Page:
“Quality is not an act, it is a habit” (Aristotle).
A year ago I was in a 300 level Philosophy/Ethics class. We talked frequently regarding Aristotle, Plato, Socrates, and those are just the common Philosopher names most people recognize.
The course went in depth talking about many Philosopher’s different views of how the world works in regard to human happiness. There was many chances to see one of the Philosopher’s perspectives and adopting it as the one you choose to follow.
I learned a great amount in the course and saw many viewpoints that I would not have been exposed to had I listened to the normal way that everyone misperceives happiness.
One of the things we talked about was Stoicism and I chose to adopt a lot of their ways of thinking. Some of their principles included knowledge being able to be obtained through reason, a counter to many of Aristotle’s perspectives.
Happiness Can Be Measured And Should Be Measured
A good example my professor talked about in regards to their logic in finding knowledge and happiness is the use of a lottery ticket example.
Let’s assume you buy a lottery ticket and, as expected, get none of the numbers and result in a loss of $2. That’s not to say you haven’t traded $2 for a bit of happiness you find yourself with when you indulge in participating in the lottery.
Sure you would be a lot happier if you had won (assuming you believe money does buy happiness). But although the trade may seem like a complete loss of $2, it may not be.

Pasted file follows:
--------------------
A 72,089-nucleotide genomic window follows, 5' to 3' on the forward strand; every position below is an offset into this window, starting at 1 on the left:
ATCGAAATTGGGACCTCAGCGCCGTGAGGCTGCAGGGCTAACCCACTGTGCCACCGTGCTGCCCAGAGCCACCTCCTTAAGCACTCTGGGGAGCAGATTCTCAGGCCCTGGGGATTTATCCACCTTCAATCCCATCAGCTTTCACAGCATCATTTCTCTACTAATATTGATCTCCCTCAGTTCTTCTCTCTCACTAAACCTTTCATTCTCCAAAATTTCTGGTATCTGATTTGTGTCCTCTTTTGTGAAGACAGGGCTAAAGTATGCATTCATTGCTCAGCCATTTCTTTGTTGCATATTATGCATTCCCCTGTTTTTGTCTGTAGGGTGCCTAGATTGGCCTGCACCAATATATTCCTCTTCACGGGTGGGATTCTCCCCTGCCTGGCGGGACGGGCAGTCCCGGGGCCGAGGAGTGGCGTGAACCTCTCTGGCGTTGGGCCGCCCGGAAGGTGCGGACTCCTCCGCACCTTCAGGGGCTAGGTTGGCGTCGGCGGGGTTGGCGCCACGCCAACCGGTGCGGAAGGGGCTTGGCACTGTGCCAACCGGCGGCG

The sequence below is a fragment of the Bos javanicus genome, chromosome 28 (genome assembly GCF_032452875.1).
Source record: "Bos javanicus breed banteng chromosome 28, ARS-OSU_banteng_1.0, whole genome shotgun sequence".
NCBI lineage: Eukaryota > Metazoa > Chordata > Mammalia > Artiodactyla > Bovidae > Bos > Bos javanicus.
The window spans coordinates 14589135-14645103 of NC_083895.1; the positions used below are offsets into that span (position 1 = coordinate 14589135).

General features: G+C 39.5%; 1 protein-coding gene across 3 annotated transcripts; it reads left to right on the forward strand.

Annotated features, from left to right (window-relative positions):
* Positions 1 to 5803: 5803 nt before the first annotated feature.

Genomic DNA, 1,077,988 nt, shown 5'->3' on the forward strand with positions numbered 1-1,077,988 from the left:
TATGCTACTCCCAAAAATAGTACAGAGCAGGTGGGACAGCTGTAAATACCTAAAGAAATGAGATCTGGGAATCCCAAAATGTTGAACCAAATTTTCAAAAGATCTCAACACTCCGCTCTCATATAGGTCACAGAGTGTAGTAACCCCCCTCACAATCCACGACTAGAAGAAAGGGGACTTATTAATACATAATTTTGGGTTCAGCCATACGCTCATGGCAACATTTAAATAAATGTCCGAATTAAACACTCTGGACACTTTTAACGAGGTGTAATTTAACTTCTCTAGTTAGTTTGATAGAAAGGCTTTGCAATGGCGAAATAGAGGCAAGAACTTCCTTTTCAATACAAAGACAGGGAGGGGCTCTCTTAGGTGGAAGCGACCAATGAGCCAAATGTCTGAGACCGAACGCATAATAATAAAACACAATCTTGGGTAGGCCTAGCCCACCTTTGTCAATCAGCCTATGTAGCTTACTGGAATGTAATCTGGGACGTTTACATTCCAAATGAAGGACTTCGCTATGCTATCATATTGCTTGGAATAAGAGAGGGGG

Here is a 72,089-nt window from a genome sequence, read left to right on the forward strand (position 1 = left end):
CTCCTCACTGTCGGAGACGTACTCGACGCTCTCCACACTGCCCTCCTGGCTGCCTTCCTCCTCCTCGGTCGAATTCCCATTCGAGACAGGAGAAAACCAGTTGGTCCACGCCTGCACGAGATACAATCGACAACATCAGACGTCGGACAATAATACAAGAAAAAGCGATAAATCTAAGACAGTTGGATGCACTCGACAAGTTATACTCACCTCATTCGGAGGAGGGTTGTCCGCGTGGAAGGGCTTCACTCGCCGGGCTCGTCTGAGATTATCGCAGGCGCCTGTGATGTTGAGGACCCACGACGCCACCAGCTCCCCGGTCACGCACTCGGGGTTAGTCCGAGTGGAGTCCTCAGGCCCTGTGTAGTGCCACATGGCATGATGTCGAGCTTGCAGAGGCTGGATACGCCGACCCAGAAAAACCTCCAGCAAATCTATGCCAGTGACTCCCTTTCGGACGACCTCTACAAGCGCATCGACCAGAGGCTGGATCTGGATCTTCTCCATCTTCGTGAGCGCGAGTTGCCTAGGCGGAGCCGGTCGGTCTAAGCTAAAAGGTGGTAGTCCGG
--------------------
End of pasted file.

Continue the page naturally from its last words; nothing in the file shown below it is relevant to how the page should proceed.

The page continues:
Occasionally we treat ourselves to fast food or some other meal that we don’t have to have, but thoroughly enjoy.
We pay $10 for a Chick-Fil-A meal because even though we are paying for food which we need, we could have just made a plate of pasta or a few cups of ramen noodles for essentially $2 or less.
What we are doing is paying for happiness, and that’s not unethical or even illogical.
If we find a little bit of happiness in spending more for something, even if when we are done with it, it is gone, why would buying a lottery ticket for the excitement, build up, and thrill of hearing the numbers read off be any different?
If a $2 lottery ticket brings me 5 temporary theoretical happiness points, that is beneficial because a loss of $2 for those 5 points to me are worth it.
The $10 meal brings me 8 happiness points whereas something cheap, even if given off the same effect in the end, will bring me more happiness than if I had chosen not to spend the $10 I had on a meal.
Now you might be saying to yourself, “OK so you’re basically telling me to do cocaine or whatever can bring me quick happiness.” And you should have already figured, there is the other side to the happiness points, the negative.
You can run into a catastrophic chain of bad events making your happiness points drop way below 0. Doing something quickly rewarding like cocaine would eventually start to hurt you and place you in the negative because of the terrible effects it has on your mental health and overall health.
There’s always a trade whether it be real life currency or trading happiness you might have tomorrow.